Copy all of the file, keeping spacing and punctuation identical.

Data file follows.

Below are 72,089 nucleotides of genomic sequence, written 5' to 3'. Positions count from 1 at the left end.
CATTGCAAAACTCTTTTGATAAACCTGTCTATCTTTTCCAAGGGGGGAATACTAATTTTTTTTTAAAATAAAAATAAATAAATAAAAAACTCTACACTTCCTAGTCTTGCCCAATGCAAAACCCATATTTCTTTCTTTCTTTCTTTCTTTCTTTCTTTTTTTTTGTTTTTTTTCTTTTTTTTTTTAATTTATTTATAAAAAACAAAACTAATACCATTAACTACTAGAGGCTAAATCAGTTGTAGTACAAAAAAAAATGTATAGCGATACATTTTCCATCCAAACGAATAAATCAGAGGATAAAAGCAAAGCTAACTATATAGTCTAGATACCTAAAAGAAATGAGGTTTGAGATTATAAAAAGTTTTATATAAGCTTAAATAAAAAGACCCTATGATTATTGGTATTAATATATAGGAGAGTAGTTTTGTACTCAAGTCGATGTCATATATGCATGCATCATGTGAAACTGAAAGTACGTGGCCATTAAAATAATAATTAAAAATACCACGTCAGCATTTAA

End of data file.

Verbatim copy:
Below are 72,089 nucleotides of genomic sequence, written 5' to 3'. Positions count from 1 at the left end.
CATTGCAAAACTCTTTTGATAAACCTGTCTATCTTTTCCAAGGGGGGAATACTAATTTTTTTTTAAAATAAAAATAAATAAATAAAAAACTCTACACTTCCTAGTCTTGCCCAATGCAAAACCCATATTTCTTTCTTTCTTTCTTTCTTTCTTTCTTTTTTTTTGTTTTTTTTCTTTTTTTTTTTAATTTATTTATAAAAAACAAAACTAATACCATTAACTACTAGAGGCTAAATCAGTTGTAGTACAAAAAAAAATGTATAGCGATACATTTTCCATCCAAACGAATAAATCAGAGGATAAAAGCAAAGCTAACTATATAGTCTAGATACCTAAAAGAAATGAGGTTTGAGATTATAAAAAGTTTTATATAAGCTTAAATAAAAAGACCCTATGATTATTGGTATTAATATATAGGAGAGTAGTTTTGTACTCAAGTCGATGTCATATATGCATGCATCATGTGAAACTGAAAGTACGTGGCCATTAAAATAATAATTAAAAATACCACGTCAGCATTTAA